Calc feeling right at home at St. Andrews

Mark Calcavecchia watches his tee shot on the 16th hole during the second round of the British Open.


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ST. ANDREWS, Scotland – You’d be tempted to title the story something like, “The Old Man at the Old Course.” The only thing is, something about the British Open in general, and St. Andrews specifically, rejuvenates Mark Calcavecchia.

That’s why he’s here for the mid-summer classic for a 24th consecutive July and for a fifth time at the Old Course.

“I love the tournament,” Calcavecchia said, though he concedes his third trip still stirs the greatest emotions. That playoff win at Royal Troon against Wayne Grady and Greg Norman not only resonates, it’s why he’s here at the age of 50, a past champion with an exemption and priceless stature.

“That was a long, long time ago,” Calcavecchia said. “Almost like another lifetime.”

Twenty-one years removed from that Claret Jug, the newest member of the Champions Tour is threatening to win another. OK, maybe that’s a bit of a stretch, since Calcavecchia’s 5 under 67 – his best British Open score at the Old Course – still left him five strokes behind the clubhouse leader, Louis Oosthuizen. But as he stood in the afterglow of his morning round, he could at least say he was in the hunt.

Truth be told, however, in typical “Calc fashion,” he seemed just as happy about being done for the day, even though it wasn’t much past 10:30 a.m.

“The (Royal & Ancient) is nice enough to know that I like to play fast and they certainly know I’m not going to hold anybody up,” Calcavecchia said.

Off at 6:30 with Peter Senior and Anders Hansen, Calcavecchia struck the first tee shot of Round 2, had five birdies in a bogey-free effort, and could head for lunch knowing he had roared up the leaderboard. Tied for 46th after Thursday’s 70, Calcavecchia signed his card knowing he was alone in third, with blustery, more challenging weather on the way.

That aspect of the picture hardly stirred any reaction from Calcavecchia; not because he didn’t care, but because he’s been a part of so many British Opens he knows full well that it’s always the story here.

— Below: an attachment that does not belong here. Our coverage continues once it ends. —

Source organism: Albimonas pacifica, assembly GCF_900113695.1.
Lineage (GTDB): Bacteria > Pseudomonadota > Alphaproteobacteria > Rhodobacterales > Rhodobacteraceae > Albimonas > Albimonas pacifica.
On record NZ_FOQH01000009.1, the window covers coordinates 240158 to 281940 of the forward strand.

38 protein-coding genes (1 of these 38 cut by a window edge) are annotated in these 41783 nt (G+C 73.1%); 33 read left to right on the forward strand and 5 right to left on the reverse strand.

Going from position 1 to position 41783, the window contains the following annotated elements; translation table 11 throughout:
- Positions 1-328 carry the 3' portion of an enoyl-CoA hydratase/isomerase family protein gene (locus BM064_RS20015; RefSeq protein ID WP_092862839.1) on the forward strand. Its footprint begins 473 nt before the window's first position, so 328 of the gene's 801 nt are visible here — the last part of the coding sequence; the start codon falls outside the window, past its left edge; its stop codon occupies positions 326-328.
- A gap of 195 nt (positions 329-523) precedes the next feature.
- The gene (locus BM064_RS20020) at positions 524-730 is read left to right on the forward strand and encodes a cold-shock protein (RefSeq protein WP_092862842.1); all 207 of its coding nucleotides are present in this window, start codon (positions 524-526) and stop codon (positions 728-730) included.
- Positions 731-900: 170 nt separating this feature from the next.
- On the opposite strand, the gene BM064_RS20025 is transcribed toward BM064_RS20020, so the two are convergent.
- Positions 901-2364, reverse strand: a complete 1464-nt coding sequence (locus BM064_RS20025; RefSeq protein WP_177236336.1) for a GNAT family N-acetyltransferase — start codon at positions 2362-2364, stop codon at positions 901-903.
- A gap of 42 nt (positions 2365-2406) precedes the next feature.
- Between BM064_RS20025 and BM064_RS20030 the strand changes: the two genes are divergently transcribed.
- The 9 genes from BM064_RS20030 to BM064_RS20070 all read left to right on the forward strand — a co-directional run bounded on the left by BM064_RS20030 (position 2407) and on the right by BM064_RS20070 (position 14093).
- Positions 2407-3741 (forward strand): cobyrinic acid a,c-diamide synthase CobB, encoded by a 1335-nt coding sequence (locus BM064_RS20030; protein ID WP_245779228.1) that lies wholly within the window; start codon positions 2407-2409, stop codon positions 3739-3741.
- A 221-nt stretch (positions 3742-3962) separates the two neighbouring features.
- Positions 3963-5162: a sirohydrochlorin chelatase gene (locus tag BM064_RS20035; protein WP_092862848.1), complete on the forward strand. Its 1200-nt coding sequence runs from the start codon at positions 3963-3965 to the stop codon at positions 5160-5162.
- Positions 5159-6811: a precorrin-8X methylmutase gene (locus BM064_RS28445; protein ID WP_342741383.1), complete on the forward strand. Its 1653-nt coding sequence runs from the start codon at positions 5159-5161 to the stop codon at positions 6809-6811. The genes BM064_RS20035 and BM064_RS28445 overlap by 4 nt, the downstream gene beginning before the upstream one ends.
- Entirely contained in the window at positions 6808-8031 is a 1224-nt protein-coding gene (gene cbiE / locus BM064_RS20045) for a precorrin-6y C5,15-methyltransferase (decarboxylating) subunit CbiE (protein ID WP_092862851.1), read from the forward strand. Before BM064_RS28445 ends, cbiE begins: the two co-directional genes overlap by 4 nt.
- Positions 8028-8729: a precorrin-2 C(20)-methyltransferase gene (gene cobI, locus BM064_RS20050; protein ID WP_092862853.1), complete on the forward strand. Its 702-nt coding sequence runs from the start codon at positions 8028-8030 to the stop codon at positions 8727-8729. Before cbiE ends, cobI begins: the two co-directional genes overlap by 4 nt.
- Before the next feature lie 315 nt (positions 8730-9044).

Which is why Calcavecchia stopped reporters short from trying to say he had been on the bad end of the draw. Thursday afternoon, he said, was rough only when compared to the morning’s placid conditions, “but it was respectable weather,” Calcavecchia said.

He awoke Friday at 4:30 a.m. to steady rain, played a few holes in calm conditions, made his way along the front nine in whipping winds, tossed mittens on by the back nine, and faced heavy downpours.

“Saw a little bit of everything,” Calcavecchia said.

The fact that more furious wind was on the way brought a mere shrug of his shoulders. “Hey, it’s just part of the (championship),” he said.

He had held to a similar belief two years ago at Birkdale when the morning wave Thursday was greeted by a massive rainstorm, with roaring wind. “Played my ass off to shoot 6 over,” Calcavecchia said.

The weather was so bad, Calcavecchia that day refused to let his wife, Brenda, caddie for him. “I got out there, found some old guy (to carry the bag). Didn’t even go to the range. That was horrendous. It didn’t stop raining until the 18th tee box.”

Calcavecchia missed the cut that year, but it doesn’t put a dent in his love for the championship. He missed the cut in his first Open Championship at St. Andrews (1990), but was T-24 in 1995, T-26 in 2000, and T-60 in 2005. Nothing spectacular, but he does have fond memories of success at the Old Course.

At the Dunhill Cup in 1989, “I kept pounding one of the Meshiais (Hajime, to be exact) into the ground. Kept throwing 66s at him. He wasn’t too happy.”

Indeed, Calcavecchia shot 66-67 on that final day, made 12 birdies and an eagle, and won by seven to provide the margin of victory for him, Curtis Strange and Tom Kite over Japan.

He feels a kinship with the championship and indicated he knew why. “I’ve been feeling ancient and royal for a long time,” Calcavecchia said.

Having turned 50 June 12, Calcavecchia now plays on the Champions Tour. His debut reacquainted him with old friends . . . which brought a new perspective to Calcavecchia.

“I really do feel outstanding compared to a lot of those guys,” Calcavecchia said.

He felt even better after breaking 70 for just the second time in 16 British Open rounds at St. Andrews, each step of the way cheered on by Brenda. With the weather better, she’s carried the bag, and when that topic of conversation came up, Calcavecchia reminded one and all why he’s been a breath of fresh air for more than 25 years.

“We have fun together, most of the time,” Calcavecchia said. “The times we don’t, it’s entirely my fault.”

As for the money that could come his way should he play this weekend and next week at Carnoustie in the Senior British Open, Calcavecchia said it could be put to good use.

“We just built a mansion with a two-lane bowling alley in Jupiter, Fla., so there’s plenty of ways to spend it. It’ll take me the rest of my life to pay for it.”

Speaking of Brenda, Calcavecchia was asked if she could double-dip, so to speak; you know, gain access to both the caddies’ marquee and the family hospitality tent.

“Absolutely,” he said. “In fact, I think she’s down there now at the caddie’s place to get her 15 pounds of free food stamps so all our friends can start drinking.”

He looked at his watch.

“Almost 11,” he said. “Time for lunch.”

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